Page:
India’s energy subsidies favour fossil fuels over renewables
Although subsidies to renewables have risen substantially, central government handouts to coal mining and coal-fired electricity continue to be high, which contradicts India’s stated aims on reducing carbon emissions
An inventory of energy subsidies provided by the central government in India shows that the total value of such incentives has declined substantially to INR 1.3 trillion (USD 20.4 billion) in the financial year April 2015-March 2016 from INR 2.2 trillion (USD 35.8 billion) two year earlier, primarily due to the drop in global oil prices and reforms to curb wasteful consumption in oil and gas subsidies.
The good news is tempered by the fact that federal subsidies to coal mining and coal-fired electricity generation have remained more or less the same at INR 150 billion (USD 2.3 billion) in 2016, according to a new report, titled India’s Energy Transition: Mapping subsidies to fossil fuels and clean energy in India, which was prepared by the Global Subsidies Initiative of the International Institute of Sustainable Development (IISD) in collaboration with the UK’s Overseas Development Institute (ODI) and consultancy firm ICF.
Although subsidies for renewables have risen significantly in India, coal subsidies have remained stagnant, despite increased social costs to India’s gross domestic product driven by air pollution and health care expenses, the report said.
Government subsidies, in the form of tax breaks and business incentives, typically drive the trend of energy consumption in any country. This is famously illustrated by the example of Energiewende, the transition by Germany to a low carbon, environmentally sound, reliable and affordable energy supply. Energiewende has been the European country’s primary tool to cut down emissions of greenhouse gases that cause global warming.
The IISD report says changes in tax subsidies due to the introduction of the recently introduced Goods and Service Tax (GST) make it difficult to ascertain if coal subsidies will go up or down in 2017. GST, which came into effect on July 1, is aimed at subsuming all local and national levies into a single payment, unifying India’s 29 states and 1.3 billion people into a common market for the first time.
India has been steadily increasing central government subsidies on electricity transmission and distribution (T&D), while reducing subsidies on oil and gas over the past three financial years, the report said. Subsidies for T&D increased from INR 403 billion in 2014 to INR 649 billion in 2016, becoming the main recipient of energy subsidies.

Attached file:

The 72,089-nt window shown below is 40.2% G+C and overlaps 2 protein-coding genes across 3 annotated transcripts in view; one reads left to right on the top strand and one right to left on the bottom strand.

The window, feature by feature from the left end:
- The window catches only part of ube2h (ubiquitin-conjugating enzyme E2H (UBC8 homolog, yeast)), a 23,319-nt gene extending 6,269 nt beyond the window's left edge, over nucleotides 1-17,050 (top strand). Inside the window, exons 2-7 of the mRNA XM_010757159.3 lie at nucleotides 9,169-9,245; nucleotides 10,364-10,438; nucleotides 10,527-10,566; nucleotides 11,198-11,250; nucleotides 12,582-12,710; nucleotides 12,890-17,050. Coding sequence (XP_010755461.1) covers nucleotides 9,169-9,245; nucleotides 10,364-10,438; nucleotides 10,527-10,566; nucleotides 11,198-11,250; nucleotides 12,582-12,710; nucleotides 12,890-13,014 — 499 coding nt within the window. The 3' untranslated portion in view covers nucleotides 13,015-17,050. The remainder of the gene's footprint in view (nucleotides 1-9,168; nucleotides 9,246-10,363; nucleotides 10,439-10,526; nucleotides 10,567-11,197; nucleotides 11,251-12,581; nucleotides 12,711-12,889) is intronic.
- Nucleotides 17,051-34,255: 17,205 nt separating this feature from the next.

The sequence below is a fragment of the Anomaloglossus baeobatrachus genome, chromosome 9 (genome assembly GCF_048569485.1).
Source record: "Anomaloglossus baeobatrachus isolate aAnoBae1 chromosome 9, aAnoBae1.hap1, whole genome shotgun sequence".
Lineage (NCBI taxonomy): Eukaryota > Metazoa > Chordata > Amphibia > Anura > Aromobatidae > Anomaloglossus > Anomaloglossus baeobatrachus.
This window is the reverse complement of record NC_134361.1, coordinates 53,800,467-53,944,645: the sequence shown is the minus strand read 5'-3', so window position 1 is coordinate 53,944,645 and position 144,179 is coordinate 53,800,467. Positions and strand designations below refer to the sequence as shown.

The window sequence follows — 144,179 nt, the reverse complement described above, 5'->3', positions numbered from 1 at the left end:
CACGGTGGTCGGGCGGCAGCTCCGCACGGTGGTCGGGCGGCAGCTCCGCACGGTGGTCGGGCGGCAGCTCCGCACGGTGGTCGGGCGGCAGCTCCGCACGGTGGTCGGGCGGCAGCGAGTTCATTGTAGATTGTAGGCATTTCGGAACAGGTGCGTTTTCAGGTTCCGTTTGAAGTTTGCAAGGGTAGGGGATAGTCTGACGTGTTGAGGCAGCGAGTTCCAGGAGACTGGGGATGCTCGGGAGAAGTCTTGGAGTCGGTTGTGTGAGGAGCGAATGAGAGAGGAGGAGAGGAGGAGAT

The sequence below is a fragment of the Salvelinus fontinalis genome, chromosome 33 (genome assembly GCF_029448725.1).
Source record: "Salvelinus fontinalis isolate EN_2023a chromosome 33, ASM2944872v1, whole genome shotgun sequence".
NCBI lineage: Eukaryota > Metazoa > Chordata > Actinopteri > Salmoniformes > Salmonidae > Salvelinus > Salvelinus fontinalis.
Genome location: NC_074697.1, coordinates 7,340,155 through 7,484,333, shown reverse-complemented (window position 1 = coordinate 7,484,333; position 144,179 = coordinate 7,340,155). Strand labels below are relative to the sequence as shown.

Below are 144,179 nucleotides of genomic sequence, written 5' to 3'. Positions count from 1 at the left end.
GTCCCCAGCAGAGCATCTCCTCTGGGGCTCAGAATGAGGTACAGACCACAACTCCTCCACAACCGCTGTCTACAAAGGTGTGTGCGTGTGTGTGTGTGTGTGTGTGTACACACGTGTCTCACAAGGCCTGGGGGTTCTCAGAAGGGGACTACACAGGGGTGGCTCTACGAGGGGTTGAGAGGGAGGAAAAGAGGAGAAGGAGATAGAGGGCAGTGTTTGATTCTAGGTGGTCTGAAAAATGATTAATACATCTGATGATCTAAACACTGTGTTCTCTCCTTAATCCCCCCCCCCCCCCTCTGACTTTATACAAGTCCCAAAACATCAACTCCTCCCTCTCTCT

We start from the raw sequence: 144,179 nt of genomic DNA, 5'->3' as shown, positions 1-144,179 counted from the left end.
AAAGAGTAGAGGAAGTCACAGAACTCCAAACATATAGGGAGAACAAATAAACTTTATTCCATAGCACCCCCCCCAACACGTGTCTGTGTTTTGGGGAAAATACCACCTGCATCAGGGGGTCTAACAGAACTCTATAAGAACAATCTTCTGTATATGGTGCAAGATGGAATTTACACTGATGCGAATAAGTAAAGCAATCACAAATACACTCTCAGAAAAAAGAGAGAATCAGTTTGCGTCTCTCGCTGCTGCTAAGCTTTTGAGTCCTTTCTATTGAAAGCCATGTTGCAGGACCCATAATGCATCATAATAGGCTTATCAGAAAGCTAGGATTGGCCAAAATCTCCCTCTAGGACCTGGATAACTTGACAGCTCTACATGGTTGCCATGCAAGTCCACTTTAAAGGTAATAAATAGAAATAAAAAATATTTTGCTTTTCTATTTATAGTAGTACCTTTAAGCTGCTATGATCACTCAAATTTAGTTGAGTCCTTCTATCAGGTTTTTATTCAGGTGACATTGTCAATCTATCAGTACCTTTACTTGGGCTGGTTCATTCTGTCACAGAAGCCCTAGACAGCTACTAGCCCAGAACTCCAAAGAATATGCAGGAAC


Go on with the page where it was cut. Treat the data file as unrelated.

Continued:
Although T&D subsidies are neutral to the energy source, they benefit mostly coal because of its dominance in India’s electricity generation at around 66%. In addition, these sums do not include the even larger volume of state government subsidies that have been provided through the government’s UDAY programme to bail out state-owned power utilities, which were provided an additional INR 1.7 trillion over 2016 and 2017.
Subsidies to renewables have also significantly increased from INR 26 billion in 2014 to INR 93 billion in 2016, the report said. “The government is gradually transitioning its support to favour renewables, but more could be done,” said Vibhuti Garg, Associate, IISD, who led the preparation of the report. “While the decline is significant, subsidies still favour fossil fuels much more than renewables. This is not well aligned with several government objectives—reducing harmful air pollution and tackling climate change through its Nationally Determined Contribution (NDC), both of which require less fossil fuel use, particularly coal, and more renewables.”
As a member of the G20 group of nations, India committed in 2009 to phase out inefficient fossil fuel subsidies that encourage wasteful consumption while providing targeted support for the poorest.
Overall, the scale of support to fossil fuels — coal, oil and gas — has remained more significant than subsidies to renewables through the entire reviewed period, the IISD report revealed.
“Though there have been significant positive changes in terms of a decline in India’s subsidies to oil and gas consumption, there is still very limited transparency in terms of subsidies provided to the energy sector,” said co-author Shelagh Whitley, Head of Programme of Climate and Energy Programme at ODI. “Reallocating the balance of government support to sustainable energy, or other priorities like health and education, may be better able to serve people’s interests.”
The report also critiqued India’s utilisation of the Clean Environment Cess, a tax on coal whose revenues are allocated to a clean energy fund. In 2016, INR 285 billion was collected through the levy but only INR 93 billion was utilised for clean energy development. In the same year, the country incurred an expenditure of INR 150 billion in coal subsidies, it pointed out.
Such subsidies have ramifications for the markets, society and the environment, IISD said. According to a recent report in the Lancet medical journal, outdoor air pollution caused more than a million premature deaths in India in 2016.
Soumya Sarkar is Managing Editor, India Climate Dialogue.